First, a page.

which I found my regiment, and from which the wood takes its name, is,
I dare say, pretty enough in summer; but it has been much injured by
the _bivouac_ of the English and Hanoverians. In general the small
boughs and tops of the trees have only been cut off; but in one part,
which had been only planted a few years, the young trees have been cut
to the ground. This spoliation of one of their principal places of
recreation has naturally caused much discontent among the Parisians,
and I have often, as an Englishman, been obliged to bear my portion of
their complaints concerning it.

I found Colonel ---- occupying the best bed-room of an excellent house
belonging to a rich cambric merchant of Paris. The room was elegantly
furnished, having the bed in a recess, the back of which was covered
by an immense looking glass, the curtains (which are luxuries not
always met with in the best French houses) being suspended from the
top of the aperture of the recess. I was received with great
cordiality, and pleading indisposition and want of military
equipments, got leave to return to Paris for a few days.

I again mounted into my cabriolet, the day being very stormy, and
proceeded back to Paris as fast as the miserable horse could draw me.
On my way, which, for the greater part, lay along the banks of the
Seine, I had an opportunity of admiring the bridge of Jena, which
Blucher was about to destroy: I am glad he was prevented. It is of
five arches, of a chastely elegant architecture; and the road over
it is plane, as will be that over the Strand bridge at London. The
piers, unlike those of the older bridges here, are very small, but
sufficiently strong to resist the great rapidity of the river, which
occasionally takes place after heavy rains have fallen in the country
from which it flows.

On Sunday the 17th I accompanied my Flemish friend (he having a ticket
of admission for the chapelle royale) to the Tuileries. After waiting
some time for the breaking up of the council, we were permitted to
pass up a very fine marble staircase to the Salon des Marechaux, the
guard-room of the king's body guard. It is a handsome lofty apartment,
hung round with pictures of the French marshals, and having a slight
rail erected across it, in order to prevent the intrusion of those who
have been admitted, upon the passage crossing it from the council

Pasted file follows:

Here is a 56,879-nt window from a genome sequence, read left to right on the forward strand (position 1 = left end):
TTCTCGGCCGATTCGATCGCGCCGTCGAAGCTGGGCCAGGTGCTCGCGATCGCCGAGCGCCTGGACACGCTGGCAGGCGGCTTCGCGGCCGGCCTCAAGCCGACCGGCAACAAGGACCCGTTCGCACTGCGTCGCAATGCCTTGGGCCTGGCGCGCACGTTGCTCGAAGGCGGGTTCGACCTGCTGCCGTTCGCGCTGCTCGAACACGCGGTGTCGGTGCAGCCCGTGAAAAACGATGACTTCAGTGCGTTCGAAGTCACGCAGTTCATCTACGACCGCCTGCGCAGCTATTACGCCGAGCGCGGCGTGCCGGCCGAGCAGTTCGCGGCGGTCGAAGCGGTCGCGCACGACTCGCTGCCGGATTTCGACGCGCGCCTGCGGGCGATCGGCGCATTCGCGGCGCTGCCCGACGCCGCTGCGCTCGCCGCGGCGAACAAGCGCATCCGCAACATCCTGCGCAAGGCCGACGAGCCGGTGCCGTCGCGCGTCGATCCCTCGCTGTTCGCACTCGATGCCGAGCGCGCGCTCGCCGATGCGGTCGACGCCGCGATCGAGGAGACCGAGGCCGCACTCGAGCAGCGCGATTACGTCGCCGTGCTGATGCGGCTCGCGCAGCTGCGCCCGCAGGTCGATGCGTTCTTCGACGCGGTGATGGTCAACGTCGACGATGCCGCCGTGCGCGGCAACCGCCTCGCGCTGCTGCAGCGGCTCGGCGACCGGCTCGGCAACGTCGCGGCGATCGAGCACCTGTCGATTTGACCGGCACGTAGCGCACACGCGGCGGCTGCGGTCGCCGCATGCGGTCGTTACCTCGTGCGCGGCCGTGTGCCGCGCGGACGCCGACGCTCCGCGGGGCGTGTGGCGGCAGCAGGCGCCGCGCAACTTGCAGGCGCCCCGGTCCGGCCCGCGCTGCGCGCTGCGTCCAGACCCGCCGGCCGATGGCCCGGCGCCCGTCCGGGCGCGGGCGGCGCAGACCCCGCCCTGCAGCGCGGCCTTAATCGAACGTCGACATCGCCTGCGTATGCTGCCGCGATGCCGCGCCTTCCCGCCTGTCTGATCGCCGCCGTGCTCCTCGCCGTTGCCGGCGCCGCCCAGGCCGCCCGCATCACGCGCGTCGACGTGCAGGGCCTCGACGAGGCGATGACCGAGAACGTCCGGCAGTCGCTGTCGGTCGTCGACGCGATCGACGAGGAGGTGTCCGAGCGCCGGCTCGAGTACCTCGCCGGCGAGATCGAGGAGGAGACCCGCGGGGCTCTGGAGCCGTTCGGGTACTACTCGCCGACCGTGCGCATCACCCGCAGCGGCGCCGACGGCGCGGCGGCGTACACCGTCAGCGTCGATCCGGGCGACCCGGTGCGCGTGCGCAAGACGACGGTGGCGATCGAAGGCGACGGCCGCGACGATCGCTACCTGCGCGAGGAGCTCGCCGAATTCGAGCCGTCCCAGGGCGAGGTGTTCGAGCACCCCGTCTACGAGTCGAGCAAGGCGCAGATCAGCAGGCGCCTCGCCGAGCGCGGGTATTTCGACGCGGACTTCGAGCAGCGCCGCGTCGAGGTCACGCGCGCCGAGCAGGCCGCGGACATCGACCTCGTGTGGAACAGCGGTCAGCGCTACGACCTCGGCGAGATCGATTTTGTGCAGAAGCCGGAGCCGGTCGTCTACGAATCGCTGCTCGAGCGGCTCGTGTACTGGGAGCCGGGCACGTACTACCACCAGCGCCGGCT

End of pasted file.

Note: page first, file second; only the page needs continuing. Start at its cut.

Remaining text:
chamber and hall of presentations, to the chapel. In a gallery, which
goes round it, there are a few sets of old armour, and on the ceiling,
which is divided into small compartments, the letter N still remains
in each corner.

The uniform of the guard is very superb; they wear long blue coats
with a silver epaulette on the left shoulder and an aiguillette upon
the right, white kerseymere pantaloons, and long cavalry boots and
spurs: their large helmets, of the Grecian form, are almost covered
with silver embossed ornaments, and the white feathers in them are
of a prodigious length. They are armed with a long straight cut and
thrust sword, and a well finished fuzee or light musquet. Their
cartouch-box belts are made of a broad silver lace, and were it not
for their dirty gloves, they would be the most magnificently appointed
corps I ever saw.

They are all fine young men, and, I suppose, are excellently mounted.
I understand that they are principally men of family, and that before
they can obtain admission to serve in this corps, their friends are
called on to make over to them an allowance of 600 francs per annum;
no great sum, considering that they thereby become equals in rank to
the subalterns of the French army; their captains of companies being
no less than marshals of France. They have, however, too much blood
ever to behave with the requisite steadiness of a private soldier, if
I may judge from the irregularity of the movements which I saw them
put through by the officer who commanded them.

After waiting a considerable time, during which many officers and
gentlemen of the court passed and repassed, the royal cavalcade
approached. I saw Monsieur, and the Duke de Berri, and his majesty,
the grand Monarque. He appeared in good health and in good humour.
Many petitions were presented to him as he passed, all of which he
very graciously received, and put into the hat of a gentleman on his
left hand; I stood next to a poor woman who presented one. His majesty
wore all his stars and crosses, and his blue ribband. The royal dukes
had also their ribbands about them, and as each passed they were
loudly acclaimed. One person behind me distinguished himself by
adding forcibly the epithet _bon_ to his Vive le Roi! His majesty
was followed by the Duchess of Angouleme, attended by three or four
ladies of the court, who, as usual, were no beauties. His majesty
was preceded by his marshals, who, for the most part, are middle-aged
men; they were superbly dressed in richly embroidered velvet coats
and pantaloons, but I did not see one whose physiognomy betokened